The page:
I reckon the “shopping experience” in Ely would be a lot more pleasant if the High Street were pedestrianised.

    Maybe more people would come here, stay longer in the city and spend more money if they didn’t have to dodge cars all the way up the High Street. Imagine if you could eat outside at Starbucks and Pizza Express, hey we could even pedestrianise Market Street, no problems for little old ladies in caps in the Hereward Pub, they could eat outside….

    Seriously though… Argos do deliver.

    Do we really want Ely to become the kind of place people whizz into by car, to get a paper and a pint of milk, drop off or pick up the dry cleaning, grab a coffee on the way to work or the like? The view seems to be that we can only be that… what about trying to make our City the kind of place people want to stay and shop in for a morning or and afternoon. We have lots of attractions, lots of nice places to eat, it’s not beyond the realms of possibility is it?

    Surely the longer people stay and the more pleasant it is for them to browse the shops the more they’ll spend.

    Just a thought…

  9. John Sime
    John Sime says:

    Oh I give up! Ban all cars from Ely High Street at all times. Let’s give in to the car hate brigade and ban all cars as well. Stop people using cars for school runs and almost every other journey and let’s return to the 18th Century. Let’s kill the high street off completley – Argos will go, Blockbuster will go and we’ll be left with even more card shops,estate agents, banks etc. Let’s close all the car park areas as well to discourage cars even more and then visitors can parade around our “city” and marvel at the cathedral and all the , er, er, card shops and empty high street.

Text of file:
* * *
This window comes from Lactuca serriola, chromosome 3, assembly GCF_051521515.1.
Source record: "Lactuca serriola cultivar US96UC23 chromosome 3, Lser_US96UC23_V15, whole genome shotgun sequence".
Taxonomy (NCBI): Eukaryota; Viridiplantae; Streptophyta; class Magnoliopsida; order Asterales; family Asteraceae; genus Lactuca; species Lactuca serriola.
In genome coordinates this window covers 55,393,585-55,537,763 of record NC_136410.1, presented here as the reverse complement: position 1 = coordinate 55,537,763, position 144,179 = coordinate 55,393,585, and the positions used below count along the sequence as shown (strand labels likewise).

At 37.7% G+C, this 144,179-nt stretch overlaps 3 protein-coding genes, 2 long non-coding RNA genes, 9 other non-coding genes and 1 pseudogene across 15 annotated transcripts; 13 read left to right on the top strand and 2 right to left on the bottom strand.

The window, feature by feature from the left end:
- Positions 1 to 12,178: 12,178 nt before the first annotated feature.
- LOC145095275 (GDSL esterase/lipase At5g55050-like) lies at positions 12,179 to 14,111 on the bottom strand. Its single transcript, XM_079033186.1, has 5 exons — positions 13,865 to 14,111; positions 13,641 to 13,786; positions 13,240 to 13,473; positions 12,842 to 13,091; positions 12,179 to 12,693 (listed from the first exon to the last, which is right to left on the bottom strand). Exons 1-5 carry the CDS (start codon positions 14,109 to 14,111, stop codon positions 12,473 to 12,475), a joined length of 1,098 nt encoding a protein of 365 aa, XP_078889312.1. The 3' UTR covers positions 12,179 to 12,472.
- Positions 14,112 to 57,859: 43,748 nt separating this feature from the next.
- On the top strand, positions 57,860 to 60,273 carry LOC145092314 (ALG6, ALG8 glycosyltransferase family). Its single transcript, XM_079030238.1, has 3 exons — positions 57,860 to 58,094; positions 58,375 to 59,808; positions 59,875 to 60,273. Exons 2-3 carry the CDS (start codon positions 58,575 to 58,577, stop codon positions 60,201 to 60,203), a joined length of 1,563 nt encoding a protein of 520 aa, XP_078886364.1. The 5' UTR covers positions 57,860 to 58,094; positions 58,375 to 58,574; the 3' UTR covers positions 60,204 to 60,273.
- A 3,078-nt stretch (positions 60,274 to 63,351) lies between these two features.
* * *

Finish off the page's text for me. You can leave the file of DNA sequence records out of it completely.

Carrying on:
Cars are hated so let’s rid the whole country of the evil smelling, oil guzzling monsters once and for all.
    Let’s start in Ely.

  10. Philip Gould
    Philip Gould says:

    If the parking in High street was correctly monitored by the Community Support staff then traffic movement would cause no problems. The police have recntly ciruclated an E-Cops message claiming that attention would be paid to the problem it seems that the message has not reached C.S.O as two stood chatting in the street whilst unloading bays were occupied by private cars and other vehicles were obstructing the footpath .The layout of the street with no raised kerb shows that the council intended to pedesrianise the street but local objections stopped them.